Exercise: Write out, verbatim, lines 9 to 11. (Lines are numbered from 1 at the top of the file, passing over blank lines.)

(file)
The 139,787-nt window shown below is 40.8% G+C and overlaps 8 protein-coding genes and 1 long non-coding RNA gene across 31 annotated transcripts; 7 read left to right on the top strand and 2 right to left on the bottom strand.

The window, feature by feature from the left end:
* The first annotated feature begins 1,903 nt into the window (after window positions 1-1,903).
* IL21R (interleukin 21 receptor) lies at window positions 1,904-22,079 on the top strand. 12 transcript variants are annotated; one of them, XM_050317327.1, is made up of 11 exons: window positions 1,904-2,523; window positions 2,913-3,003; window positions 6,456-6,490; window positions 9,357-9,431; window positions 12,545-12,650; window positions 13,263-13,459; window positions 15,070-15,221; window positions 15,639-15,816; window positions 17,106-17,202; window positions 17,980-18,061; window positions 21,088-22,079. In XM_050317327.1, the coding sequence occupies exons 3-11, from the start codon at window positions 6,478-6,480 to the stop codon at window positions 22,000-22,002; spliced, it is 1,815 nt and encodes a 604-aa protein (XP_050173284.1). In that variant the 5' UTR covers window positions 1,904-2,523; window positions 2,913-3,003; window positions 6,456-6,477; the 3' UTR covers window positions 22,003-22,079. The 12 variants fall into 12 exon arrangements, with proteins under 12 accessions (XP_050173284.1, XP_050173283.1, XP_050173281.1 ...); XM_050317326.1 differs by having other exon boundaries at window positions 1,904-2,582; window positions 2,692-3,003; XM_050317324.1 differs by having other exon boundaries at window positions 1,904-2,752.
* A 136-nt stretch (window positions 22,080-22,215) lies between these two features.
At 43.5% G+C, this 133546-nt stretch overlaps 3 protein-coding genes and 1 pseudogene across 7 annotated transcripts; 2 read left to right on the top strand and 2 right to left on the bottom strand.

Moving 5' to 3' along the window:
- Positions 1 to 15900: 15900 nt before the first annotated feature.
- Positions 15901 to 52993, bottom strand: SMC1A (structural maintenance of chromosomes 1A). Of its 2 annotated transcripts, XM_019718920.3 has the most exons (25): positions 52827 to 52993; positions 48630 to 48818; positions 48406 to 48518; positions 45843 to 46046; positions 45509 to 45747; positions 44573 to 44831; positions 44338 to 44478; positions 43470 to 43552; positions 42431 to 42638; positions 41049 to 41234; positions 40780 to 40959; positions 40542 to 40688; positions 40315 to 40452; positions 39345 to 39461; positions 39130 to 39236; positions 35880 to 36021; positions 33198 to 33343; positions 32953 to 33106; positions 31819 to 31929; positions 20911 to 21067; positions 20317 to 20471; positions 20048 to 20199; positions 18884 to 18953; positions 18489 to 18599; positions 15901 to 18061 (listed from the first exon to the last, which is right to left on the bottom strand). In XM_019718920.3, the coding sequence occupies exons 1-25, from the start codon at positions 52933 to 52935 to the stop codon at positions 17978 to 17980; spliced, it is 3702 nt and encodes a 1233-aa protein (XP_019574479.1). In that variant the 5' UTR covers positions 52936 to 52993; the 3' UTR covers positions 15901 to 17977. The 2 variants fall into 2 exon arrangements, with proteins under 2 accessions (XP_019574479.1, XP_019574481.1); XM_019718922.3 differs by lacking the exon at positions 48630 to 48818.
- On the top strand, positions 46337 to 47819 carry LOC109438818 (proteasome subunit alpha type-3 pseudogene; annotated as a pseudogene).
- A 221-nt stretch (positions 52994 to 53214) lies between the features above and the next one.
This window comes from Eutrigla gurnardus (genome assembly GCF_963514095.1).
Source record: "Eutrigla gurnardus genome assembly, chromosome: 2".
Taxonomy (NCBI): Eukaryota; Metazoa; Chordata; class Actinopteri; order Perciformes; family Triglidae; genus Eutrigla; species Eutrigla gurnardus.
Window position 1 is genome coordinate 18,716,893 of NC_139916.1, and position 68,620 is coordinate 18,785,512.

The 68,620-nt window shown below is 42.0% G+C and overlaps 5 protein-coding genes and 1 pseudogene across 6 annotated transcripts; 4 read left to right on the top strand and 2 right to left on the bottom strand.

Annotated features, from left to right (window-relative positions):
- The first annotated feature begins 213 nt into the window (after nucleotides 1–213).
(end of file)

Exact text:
- Positions 15901 to 52993, bottom strand: SMC1A (structural maintenance of chromosomes 1A). Of its 2 annotated transcripts, XM_019718920.3 has the most exons (25): positions 52827 to 52993; positions 48630 to 48818; positions 48406 to 48518; positions 45843 to 46046; positions 45509 to 45747; positions 44573 to 44831; positions 44338 to 44478; positions 43470 to 43552; positions 42431 to 42638; positions 41049 to 41234; positions 40780 to 40959; positions 40542 to 40688; positions 40315 to 40452; positions 39345 to 39461; positions 39130 to 39236; positions 35880 to 36021; positions 33198 to 33343; positions 32953 to 33106; positions 31819 to 31929; positions 20911 to 21067; positions 20317 to 20471; positions 20048 to 20199; positions 18884 to 18953; positions 18489 to 18599; positions 15901 to 18061 (listed from the first exon to the last, which is right to left on the bottom strand). In XM_019718920.3, the coding sequence occupies exons 1-25, from the start codon at positions 52933 to 52935 to the stop codon at positions 17978 to 17980; spliced, it is 3702 nt and encodes a 1233-aa protein (XP_019574479.1). In that variant the 5' UTR covers positions 52936 to 52993; the 3' UTR covers positions 15901 to 17977. The 2 variants fall into 2 exon arrangements, with proteins under 2 accessions (XP_019574479.1, XP_019574481.1); XM_019718922.3 differs by lacking the exon at positions 48630 to 48818.
- On the top strand, positions 46337 to 47819 carry LOC109438818 (proteasome subunit alpha type-3 pseudogene; annotated as a pseudogene).
- A 221-nt stretch (positions 52994 to 53214) lies between the features above and the next one.